> platforms it will result in a deadlock.

On Windows platforms, mutexes are implemented using Win32 critical sections,
which are reentrant. `Tcl_Mutex` are just plain `CRITICAL_SECTION *`.

On Unix platforms (this includes MacOS X), Tcl relies on the **pthread** library
for multithreading and synchronization primitives such as mutexes. `Tcl_Mutex`
are just plain `pthread_mutex_t *`. **pthread** mutexes are not reentrant by
default, though the `PTHREAD_MUTEX_RECURSIVE` attribute can be used at creation
time to make them so, but this possibility is not available on older systems.

The Tcl philosophy has always been to erase platform-specific peculiarities in
favor of overall multi-platform consistency, sometimes to the point of
implementing or emulating commonly available features on less capable platforms.
Therefore it feels natural to pursue this goal by making `Tcl_Mutex` reentrant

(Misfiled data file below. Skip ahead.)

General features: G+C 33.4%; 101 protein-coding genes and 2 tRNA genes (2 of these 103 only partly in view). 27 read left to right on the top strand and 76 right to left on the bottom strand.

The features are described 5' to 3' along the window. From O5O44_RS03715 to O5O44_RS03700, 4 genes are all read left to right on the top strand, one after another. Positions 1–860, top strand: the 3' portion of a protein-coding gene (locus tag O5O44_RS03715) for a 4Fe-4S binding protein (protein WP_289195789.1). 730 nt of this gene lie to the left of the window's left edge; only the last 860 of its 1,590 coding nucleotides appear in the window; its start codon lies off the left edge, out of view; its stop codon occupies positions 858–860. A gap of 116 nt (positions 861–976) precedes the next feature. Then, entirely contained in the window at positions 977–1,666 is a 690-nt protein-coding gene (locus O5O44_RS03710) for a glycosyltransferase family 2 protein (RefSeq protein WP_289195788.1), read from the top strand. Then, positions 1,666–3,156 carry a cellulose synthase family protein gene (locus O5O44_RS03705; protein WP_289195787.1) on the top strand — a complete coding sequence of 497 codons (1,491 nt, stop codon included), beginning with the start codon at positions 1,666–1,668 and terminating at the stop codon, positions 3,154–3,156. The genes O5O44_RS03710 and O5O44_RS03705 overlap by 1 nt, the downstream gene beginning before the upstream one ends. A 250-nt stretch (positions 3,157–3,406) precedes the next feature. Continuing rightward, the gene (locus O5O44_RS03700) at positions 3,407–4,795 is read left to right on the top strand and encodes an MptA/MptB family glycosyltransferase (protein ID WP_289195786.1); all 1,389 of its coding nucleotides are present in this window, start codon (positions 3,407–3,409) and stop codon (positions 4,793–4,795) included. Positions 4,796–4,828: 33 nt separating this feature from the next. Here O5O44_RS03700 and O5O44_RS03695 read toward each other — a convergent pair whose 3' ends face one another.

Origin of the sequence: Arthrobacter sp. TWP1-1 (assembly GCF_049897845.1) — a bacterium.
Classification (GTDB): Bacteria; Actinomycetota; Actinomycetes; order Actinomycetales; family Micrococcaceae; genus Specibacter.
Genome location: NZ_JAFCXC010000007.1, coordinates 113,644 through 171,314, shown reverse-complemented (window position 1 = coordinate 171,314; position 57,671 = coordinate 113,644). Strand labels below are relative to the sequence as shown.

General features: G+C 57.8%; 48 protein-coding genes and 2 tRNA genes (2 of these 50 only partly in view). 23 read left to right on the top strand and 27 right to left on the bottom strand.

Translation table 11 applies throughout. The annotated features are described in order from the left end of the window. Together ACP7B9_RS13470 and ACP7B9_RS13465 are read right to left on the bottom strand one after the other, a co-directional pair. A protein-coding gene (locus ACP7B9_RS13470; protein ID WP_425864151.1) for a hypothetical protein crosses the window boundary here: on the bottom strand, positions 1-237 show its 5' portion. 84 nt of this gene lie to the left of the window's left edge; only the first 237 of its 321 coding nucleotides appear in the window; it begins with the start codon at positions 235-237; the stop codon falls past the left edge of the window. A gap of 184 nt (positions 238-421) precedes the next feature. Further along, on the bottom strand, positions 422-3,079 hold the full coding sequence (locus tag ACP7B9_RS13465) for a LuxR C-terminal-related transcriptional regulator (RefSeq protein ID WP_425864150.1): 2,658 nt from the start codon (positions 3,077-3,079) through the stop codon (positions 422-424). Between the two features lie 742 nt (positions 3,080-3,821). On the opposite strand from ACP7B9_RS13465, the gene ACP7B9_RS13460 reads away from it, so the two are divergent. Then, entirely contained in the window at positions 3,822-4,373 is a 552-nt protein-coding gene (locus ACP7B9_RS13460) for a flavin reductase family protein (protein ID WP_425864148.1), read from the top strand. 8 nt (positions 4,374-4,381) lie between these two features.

on all platforms and achieving a consistent behavior on both Windows and Unix.

# Specifications


This TIP proposes to replace the following text from the `Thread.3` man page:

> The result of locking a mutex twice from the same thread is undefined. On some
> platforms it will result in a deadlock.
 
by the following text:

> Mutexes are reentrant: they can be locked several times from the same thread.
> However there must be exactly one call to **Tcl_MutexUnlock** for each call to
> **Tcl_MutexLock** in order for a thread to release a mutex completely.

# Portability issues


## Windows

Mutexes are naturally reentrant on Windows systems, so no special work is
required.

## Unix

On **pthread**-based Unix systems that support the `PTHREAD_MUTEX_RECURSIVE`
attribute, all `pthread_mutex_t` made available as `Tcl_Mutex` will be created
using this attribute. This includes all but the oldest variants of Unix.

On **pthread**-based Unix systems that do not support the
`PTHREAD_MUTEX_RECURSIVE` attribute, reentrancy will be achieved by combining a
regular, non-reentrant `pthread_mutex_t`, with a thread-specific lock counter
accessible through a `pthread_key_t` data key. This counter keeps track of the
number of calls to `Tcl_MutexLock` minus the number of calls to